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Of all the hackles-rising topics that Crikey covered yesterday, two seemed to stand out among readers. The first was the Liberal Party’s problem with “merit” — something it seems to care about deeply (and publicly) but of which it seems strangely bereft in many of its candidates. The second was the NSW government’s refusal to establish pill-testing at music festivals; a choice many readers concluded was leading to deaths among young people. 

On the Coalition’s merit problem

Andrew Jagels writes: I must offer you Queensland’s own Andrew Laming, for well known for stunts such as taking engine oil into parliament, staining the leather and gaining the privilege of being one of the very few Coalition MPs ejected by Bronwyn Bishop. His latest gem is to describe homelessness as an excuse for not seeking a job. Unfortunately his 8% margin and the concentration of retirees means that even the coming red wave may not be enough to dislodge him, although three members of the Bowman constituency’s LNP FEC were ejected for daring to describe him as an electoral liability! 14 years and still on the backbench. Maybe not so much merit after all.

Wayne Cusick writes: If I misappropriated $38,000 from my employer, I doubt I could just pay it back, keep my job and get a promotion.

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gerryinoz writes: What about Mr Merit himself, Morrison? His opponent in the pre-selection for Cook flogged him by 80 odd votes to eight. However, after a hatchet job by Newscorp journalists on his opponent, lo and behold Morrison was in. Miracles occur if you pray for them.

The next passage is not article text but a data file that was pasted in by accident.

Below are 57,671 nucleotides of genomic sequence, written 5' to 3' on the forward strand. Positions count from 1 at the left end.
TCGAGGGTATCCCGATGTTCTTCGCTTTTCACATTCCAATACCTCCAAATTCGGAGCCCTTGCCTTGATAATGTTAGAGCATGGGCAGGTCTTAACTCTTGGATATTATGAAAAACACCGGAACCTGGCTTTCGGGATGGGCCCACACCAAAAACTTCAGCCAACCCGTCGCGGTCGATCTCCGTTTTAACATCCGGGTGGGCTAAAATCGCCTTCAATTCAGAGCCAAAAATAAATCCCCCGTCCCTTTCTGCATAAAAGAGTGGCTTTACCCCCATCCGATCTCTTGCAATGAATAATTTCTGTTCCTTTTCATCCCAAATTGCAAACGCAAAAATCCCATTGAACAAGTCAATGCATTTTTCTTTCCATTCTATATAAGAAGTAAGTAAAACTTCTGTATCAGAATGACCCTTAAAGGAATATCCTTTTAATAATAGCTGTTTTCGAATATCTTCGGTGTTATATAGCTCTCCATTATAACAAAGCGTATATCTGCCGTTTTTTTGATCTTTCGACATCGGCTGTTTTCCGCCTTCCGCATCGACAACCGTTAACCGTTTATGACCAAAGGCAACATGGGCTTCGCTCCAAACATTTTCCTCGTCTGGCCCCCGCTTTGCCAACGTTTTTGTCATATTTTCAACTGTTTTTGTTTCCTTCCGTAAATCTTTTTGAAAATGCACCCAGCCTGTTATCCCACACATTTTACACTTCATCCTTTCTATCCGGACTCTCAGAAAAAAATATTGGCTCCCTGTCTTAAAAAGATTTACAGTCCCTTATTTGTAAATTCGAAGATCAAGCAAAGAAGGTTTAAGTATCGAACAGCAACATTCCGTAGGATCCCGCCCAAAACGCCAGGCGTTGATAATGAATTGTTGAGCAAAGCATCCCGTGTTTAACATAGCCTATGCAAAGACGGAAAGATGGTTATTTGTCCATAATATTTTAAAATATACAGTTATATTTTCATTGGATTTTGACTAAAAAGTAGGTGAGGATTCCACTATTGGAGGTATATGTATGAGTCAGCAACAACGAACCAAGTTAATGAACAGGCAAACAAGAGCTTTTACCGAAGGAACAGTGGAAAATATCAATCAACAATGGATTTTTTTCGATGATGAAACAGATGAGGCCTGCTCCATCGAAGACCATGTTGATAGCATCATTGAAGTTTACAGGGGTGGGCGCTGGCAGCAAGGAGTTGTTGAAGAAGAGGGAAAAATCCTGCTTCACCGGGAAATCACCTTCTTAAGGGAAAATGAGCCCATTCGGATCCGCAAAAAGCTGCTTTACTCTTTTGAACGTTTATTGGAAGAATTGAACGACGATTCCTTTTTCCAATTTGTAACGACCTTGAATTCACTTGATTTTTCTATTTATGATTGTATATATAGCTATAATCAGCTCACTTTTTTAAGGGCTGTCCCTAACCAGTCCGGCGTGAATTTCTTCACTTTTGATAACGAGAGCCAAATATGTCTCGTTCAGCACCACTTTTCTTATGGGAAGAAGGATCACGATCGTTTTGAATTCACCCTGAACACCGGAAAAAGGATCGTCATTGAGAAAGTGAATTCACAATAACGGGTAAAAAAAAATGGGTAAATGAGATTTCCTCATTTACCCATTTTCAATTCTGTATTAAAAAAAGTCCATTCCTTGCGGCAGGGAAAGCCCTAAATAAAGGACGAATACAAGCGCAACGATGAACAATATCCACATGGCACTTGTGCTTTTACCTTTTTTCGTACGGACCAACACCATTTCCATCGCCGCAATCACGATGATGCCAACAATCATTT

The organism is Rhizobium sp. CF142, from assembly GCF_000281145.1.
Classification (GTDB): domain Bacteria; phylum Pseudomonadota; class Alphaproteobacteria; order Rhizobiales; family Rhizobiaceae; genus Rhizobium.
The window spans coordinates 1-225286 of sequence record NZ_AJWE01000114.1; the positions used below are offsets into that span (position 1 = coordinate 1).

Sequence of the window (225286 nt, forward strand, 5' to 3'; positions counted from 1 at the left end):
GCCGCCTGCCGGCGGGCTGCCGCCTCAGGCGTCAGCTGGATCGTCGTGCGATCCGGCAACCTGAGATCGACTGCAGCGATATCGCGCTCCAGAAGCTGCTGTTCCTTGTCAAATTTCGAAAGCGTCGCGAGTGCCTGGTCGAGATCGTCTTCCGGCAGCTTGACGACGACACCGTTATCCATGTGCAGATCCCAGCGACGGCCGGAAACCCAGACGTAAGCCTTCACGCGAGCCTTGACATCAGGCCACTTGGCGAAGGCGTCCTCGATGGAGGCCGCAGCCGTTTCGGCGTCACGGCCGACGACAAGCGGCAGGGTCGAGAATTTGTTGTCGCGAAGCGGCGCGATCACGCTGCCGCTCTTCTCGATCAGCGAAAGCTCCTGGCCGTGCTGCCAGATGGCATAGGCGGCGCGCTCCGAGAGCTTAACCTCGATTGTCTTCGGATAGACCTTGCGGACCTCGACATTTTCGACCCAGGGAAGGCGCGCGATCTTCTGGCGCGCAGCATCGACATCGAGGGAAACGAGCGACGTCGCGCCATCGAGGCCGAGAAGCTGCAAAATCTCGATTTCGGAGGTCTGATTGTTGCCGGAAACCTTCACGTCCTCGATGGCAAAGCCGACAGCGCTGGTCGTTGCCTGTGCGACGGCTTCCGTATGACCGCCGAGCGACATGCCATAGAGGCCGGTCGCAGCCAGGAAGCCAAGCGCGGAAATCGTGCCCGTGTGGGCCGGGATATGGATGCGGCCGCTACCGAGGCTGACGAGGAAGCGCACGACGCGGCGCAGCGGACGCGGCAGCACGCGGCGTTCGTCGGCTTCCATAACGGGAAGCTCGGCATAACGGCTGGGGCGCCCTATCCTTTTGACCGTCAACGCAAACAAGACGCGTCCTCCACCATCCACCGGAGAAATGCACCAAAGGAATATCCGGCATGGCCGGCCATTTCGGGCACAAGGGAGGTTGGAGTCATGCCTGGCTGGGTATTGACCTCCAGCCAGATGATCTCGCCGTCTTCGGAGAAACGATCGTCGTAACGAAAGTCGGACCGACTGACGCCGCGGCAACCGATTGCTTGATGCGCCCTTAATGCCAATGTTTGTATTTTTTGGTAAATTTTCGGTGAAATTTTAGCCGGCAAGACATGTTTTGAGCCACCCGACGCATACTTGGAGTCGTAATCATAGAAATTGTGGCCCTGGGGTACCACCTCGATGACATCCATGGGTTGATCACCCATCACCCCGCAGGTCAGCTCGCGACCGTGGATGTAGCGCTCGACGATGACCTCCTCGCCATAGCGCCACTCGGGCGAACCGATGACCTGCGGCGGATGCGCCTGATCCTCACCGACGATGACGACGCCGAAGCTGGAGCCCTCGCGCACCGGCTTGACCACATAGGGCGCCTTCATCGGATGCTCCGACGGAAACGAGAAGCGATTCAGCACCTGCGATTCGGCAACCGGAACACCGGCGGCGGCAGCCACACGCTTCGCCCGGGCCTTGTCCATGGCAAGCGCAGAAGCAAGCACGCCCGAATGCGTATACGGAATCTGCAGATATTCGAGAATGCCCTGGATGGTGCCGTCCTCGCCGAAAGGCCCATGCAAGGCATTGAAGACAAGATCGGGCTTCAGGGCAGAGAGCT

On the lack of festival pill testing

Vasco writes: The continuing wilful ignorance of people like Gladys Berejiklian and Troy Grant and their pig headed refusal to acknowledge the expertise of our world class public health professionals is dire. This is a public health matter; refusing to make policy and establish programs based on that means more of our young people dying and more grieving families and friends. Shame on those responsible.

Dog’s Breakfast writes: The politicians have a means to prevent death but do nothing about it. It’s called a sin of omission, not helping someone you have the power to help, knowing they are putting themselves in harm’s way.

Ruv Draba writes: People taking unregulated pharmaceuticals for any purpose — medical or recreational — put themselves at risk. Young people are particularly exposed because of their inexperience, sense of invulnerability and susceptibility to adventuresome urges. But other vulnerable groups include desperate sufferers of acute diseases, impoverished sufferers of chronic diseases and anyone desperate enough or ill-informed enough to buy off-brand pharmaceuticals over the internet. I believe that if governments got out of the way, key community groups would substantially improve outcomes for the people they care for.

Dougz writes: I don’t think its far-fetched to suggest the politicians are killing these kids; collectively we have created a situation where the kids have no tools to distinguish between drugs that are probably harmful, and drugs that are probably deadly. We don’t have to do that, but we do. Alcohol is doing more harm, even though we test it for impurities, so what’s the reasoning not to save a few young lives at dance parties when it could be so easily achieved?

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Peter Fray
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